Such a direful, boring and academic film. Lewin transformed the "picture of Dorian Gray" in a judgmental, beatified and heterossexual version. Clearly is completely missed the Wilde text and did the same thing that the painting did to Dorian in the end, he transformer one of the most magnificent narratives in a monster.
It is virtually impossible to do a film adaptation of Wilde's novel which will be satisfactory to all (most of them scored from bad to downright ridiculous). But Albert Lewin, created a visual object that exists on its own. The cast is nearly perfect. Sanders and Lansberry's performances are memorable. Hurt Hadfield captures the spirit of Dorian Gray and brings the character beyond how he should look. Masterpiece!
Was there ever anyone with a voice like Sanders? He epitomizes the upper-crust British d-bag. Lovely. The lead actor who's name escapes me gives a very underrated and reserved performance. A shame he wasnt given more leading roles. Cinematography is top form all the way through. An easy film to recommend
The perils of adaptation: Wilde's text can't conceivably be improved upon, and putting it on film meant using some trappings of 1940s gothic that make it feel more dated than an 1890s novel. E.g.: Dorian's wish granted by (I kid you not) a cursed Egyptian cat statue. But there are moments—in the photography, in George Saunders, in subtext—where it grasps Wilde's ideas and pulls off a few tricks of its own.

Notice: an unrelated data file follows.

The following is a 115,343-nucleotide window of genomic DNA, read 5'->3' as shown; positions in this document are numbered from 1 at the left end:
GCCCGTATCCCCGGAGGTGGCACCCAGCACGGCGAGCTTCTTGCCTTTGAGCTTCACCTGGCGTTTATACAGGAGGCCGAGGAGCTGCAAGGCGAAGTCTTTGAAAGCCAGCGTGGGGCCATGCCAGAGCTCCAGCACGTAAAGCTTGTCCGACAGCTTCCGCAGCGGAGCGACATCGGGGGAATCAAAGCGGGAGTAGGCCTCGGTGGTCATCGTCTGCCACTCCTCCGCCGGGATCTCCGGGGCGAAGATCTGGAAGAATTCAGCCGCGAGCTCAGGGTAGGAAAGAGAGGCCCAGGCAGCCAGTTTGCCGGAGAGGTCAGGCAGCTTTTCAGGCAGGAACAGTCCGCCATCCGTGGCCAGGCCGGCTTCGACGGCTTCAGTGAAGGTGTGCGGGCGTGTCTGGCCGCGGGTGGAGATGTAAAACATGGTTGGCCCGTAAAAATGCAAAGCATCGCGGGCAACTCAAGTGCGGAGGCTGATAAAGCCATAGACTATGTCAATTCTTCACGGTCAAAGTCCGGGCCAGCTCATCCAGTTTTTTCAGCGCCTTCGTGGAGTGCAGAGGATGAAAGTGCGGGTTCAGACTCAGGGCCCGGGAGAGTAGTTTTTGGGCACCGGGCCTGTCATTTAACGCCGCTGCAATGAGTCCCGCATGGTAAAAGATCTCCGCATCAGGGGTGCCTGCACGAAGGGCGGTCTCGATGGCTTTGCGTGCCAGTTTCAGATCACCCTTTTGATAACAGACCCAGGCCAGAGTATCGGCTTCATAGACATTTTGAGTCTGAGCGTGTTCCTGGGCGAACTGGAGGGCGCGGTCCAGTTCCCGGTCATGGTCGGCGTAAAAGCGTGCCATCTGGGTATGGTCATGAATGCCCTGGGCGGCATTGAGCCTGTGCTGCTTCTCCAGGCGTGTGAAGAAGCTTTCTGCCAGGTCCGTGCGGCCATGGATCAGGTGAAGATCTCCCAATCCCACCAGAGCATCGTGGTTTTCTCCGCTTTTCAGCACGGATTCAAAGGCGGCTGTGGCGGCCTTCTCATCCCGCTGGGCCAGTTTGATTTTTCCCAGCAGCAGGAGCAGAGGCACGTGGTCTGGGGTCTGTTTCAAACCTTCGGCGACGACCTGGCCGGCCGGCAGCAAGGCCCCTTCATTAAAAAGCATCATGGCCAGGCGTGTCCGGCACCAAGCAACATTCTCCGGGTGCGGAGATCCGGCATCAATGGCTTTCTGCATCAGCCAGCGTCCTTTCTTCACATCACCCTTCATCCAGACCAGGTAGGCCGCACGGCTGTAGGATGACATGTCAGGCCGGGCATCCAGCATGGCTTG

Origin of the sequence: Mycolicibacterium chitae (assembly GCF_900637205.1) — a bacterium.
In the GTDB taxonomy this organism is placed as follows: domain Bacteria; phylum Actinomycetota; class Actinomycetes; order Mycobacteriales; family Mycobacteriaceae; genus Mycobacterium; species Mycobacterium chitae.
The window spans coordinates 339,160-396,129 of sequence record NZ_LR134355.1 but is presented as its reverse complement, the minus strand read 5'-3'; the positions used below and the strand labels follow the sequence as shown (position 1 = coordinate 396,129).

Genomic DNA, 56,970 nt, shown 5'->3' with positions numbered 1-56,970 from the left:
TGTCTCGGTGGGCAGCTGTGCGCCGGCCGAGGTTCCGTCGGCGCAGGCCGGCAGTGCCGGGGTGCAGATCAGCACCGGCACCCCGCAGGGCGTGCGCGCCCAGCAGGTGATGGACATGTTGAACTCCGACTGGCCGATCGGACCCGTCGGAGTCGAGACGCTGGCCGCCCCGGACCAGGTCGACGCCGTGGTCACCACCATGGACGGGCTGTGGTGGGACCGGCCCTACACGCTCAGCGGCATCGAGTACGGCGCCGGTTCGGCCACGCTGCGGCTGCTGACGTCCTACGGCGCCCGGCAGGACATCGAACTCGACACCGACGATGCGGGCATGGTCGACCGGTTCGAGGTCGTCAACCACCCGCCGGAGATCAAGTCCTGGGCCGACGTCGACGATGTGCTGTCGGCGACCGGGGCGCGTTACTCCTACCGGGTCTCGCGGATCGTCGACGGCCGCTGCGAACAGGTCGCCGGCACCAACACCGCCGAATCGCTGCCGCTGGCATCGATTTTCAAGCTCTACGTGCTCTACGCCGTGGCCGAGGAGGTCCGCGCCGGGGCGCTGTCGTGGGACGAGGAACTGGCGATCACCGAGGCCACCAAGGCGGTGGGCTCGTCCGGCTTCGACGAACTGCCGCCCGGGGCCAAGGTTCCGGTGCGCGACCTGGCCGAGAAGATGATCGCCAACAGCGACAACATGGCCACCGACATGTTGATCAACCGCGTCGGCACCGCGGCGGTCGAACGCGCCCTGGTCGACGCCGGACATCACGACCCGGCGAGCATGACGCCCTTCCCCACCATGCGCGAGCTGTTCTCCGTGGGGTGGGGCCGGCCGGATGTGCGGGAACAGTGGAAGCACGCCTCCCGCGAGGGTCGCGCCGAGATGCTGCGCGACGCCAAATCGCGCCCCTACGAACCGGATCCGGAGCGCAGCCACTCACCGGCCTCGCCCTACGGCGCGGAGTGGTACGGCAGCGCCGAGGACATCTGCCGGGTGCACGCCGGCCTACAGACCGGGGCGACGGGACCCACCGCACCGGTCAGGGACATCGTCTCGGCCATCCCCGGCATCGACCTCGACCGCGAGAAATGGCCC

I am truly disappointed with this film. In the (marvelous) book, Oscar Wilde described and wrote every detail about Dorian's personality and change through the years; in the film none of that is respected. The director added details and forgot the ones Oscar Wilde gave importance.
Something was wrong with this film.I guess bringin' in screen such an excellent and authentic novel by Wilde is really a tough work.Well this film never really catch me in any monent.I found it really mediocre considering the admirable cast and the storyline full of perspectives
George Sanders is the PERFECT Lord Henry. I can't imagine anyone more fit for the role. Meanwhile, I have no idea why so many film makers are hell-bent on portraying Dorian as Tall, Dark, & Handsome. He's a fair, young Adonis. I usually don't complain about small details like this, but I think it's important for any good adaptation of Dorian Gray.